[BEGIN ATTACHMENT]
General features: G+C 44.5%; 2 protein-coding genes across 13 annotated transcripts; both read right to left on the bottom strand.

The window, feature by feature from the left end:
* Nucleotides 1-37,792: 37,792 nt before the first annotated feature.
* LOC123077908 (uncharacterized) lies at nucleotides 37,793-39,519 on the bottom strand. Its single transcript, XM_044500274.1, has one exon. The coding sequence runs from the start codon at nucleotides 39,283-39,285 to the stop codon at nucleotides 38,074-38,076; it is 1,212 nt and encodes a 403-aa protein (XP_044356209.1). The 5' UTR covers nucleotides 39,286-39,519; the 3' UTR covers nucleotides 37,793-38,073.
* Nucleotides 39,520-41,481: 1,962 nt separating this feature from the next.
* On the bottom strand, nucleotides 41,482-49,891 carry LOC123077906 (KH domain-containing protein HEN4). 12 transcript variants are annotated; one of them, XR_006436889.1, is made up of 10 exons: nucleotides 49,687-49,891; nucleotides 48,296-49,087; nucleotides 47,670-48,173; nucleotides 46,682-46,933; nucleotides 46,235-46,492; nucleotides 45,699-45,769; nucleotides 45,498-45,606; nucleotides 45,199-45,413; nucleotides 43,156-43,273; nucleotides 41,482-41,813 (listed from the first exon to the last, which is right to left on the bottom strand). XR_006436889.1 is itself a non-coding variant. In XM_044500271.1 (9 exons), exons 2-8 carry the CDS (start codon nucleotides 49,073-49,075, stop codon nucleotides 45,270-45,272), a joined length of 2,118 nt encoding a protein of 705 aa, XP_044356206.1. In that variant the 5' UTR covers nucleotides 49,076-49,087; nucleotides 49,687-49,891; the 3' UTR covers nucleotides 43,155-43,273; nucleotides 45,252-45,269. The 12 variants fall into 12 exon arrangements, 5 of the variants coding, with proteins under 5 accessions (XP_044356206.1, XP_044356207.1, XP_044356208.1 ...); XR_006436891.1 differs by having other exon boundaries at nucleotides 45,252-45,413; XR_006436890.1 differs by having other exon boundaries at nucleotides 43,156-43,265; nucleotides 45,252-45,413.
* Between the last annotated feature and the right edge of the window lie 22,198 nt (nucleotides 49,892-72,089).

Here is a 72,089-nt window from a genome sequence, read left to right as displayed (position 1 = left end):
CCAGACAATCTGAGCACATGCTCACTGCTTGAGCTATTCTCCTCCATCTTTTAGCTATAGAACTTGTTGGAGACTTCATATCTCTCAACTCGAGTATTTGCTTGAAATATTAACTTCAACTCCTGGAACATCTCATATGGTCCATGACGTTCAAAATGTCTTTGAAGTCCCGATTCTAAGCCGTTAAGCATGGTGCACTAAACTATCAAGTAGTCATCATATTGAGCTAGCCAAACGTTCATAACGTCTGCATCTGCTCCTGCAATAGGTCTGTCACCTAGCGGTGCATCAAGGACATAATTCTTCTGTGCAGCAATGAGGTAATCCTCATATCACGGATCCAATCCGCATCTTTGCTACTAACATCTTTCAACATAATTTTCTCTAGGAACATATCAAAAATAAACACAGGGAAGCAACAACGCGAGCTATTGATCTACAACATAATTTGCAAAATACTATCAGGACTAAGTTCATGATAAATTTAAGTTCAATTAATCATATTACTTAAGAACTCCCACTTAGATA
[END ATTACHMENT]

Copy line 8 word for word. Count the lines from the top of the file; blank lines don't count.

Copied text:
Here is a 72,089-nt window from a genome sequence, read left to right as displayed (position 1 = left end):